An Israeli medical delegation visited Germany recently to train the staff of a major Berlin hospital in how to continue operating in wartime, and in particular during missile attacks.

The German government had reached out to the Sheba Tel-HaShomer Medical Center requesting such training as fears of the Ukraine war overflowing into other parts of Europe continue to grow.

Simulations included a possible strike from Kaliningrad, a Russian semi-exclave bordering on the Baltic states. Analysts estimate that ballistic missiles housed in the port city, located between Lithuania and Poland, could reach Germany in as little as five and a half minutes.

Charité – Universitätsmedizin Berlin has a staff of 23,000 and can accommodate thousands of patients. One of its campuses is located near the Bundestag and is therefore feared to be at risk in case of a strike on the parliament.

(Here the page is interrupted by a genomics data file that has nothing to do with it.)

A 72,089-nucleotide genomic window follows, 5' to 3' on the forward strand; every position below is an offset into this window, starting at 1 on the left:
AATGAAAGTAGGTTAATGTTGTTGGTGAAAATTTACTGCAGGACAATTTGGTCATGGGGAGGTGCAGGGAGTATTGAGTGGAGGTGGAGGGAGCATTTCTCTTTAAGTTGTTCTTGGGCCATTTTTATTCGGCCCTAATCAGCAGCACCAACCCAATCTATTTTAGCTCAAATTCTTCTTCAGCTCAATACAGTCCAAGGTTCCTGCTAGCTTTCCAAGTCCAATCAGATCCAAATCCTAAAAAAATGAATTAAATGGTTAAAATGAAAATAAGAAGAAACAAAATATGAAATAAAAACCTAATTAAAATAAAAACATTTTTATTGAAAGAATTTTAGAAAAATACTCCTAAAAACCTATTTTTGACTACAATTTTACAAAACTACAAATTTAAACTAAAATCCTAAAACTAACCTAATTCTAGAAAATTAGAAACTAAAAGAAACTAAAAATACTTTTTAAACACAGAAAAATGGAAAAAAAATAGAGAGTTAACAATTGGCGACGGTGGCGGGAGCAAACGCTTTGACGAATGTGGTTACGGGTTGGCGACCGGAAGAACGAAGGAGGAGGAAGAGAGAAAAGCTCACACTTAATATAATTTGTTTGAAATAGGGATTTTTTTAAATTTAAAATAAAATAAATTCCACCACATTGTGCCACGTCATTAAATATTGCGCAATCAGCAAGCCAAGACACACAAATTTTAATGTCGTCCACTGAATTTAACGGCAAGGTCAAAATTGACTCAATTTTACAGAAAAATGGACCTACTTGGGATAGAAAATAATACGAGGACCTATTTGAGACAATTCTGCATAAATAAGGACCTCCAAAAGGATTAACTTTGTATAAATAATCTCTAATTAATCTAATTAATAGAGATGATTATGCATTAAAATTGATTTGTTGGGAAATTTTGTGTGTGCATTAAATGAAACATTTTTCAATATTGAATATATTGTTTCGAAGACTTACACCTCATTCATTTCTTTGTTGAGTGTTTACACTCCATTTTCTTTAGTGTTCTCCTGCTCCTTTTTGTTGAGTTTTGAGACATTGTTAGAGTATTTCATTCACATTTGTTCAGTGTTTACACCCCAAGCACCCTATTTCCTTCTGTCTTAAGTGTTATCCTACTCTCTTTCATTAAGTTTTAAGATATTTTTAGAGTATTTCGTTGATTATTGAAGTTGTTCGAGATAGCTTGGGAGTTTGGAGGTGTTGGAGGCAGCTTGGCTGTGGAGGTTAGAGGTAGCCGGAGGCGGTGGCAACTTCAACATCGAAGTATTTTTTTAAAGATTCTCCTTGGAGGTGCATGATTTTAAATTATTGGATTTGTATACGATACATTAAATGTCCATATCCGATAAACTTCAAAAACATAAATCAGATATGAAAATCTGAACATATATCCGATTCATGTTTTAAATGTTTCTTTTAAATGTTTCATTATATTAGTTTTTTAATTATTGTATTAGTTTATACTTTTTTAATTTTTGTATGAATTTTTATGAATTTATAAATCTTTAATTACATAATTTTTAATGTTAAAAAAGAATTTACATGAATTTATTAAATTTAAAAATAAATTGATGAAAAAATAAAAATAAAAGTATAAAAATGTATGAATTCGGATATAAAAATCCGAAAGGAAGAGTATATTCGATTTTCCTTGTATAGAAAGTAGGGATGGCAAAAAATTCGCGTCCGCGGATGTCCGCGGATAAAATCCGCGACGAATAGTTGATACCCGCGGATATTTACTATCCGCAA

Dr. Yoel Har-Even, Sheba’s director of the International Division and Resource Development and leader of the delegation, said that the hospital infrastructure was unprepared for such a conflict as Germany “has not faced a security threat for 80 years now.”

“The local government is very worried about the possibility of the Ukraine war getting out of control and about the certain ability that the Russians have to attack” them, he said.

This article was first published by Israel Hayom.


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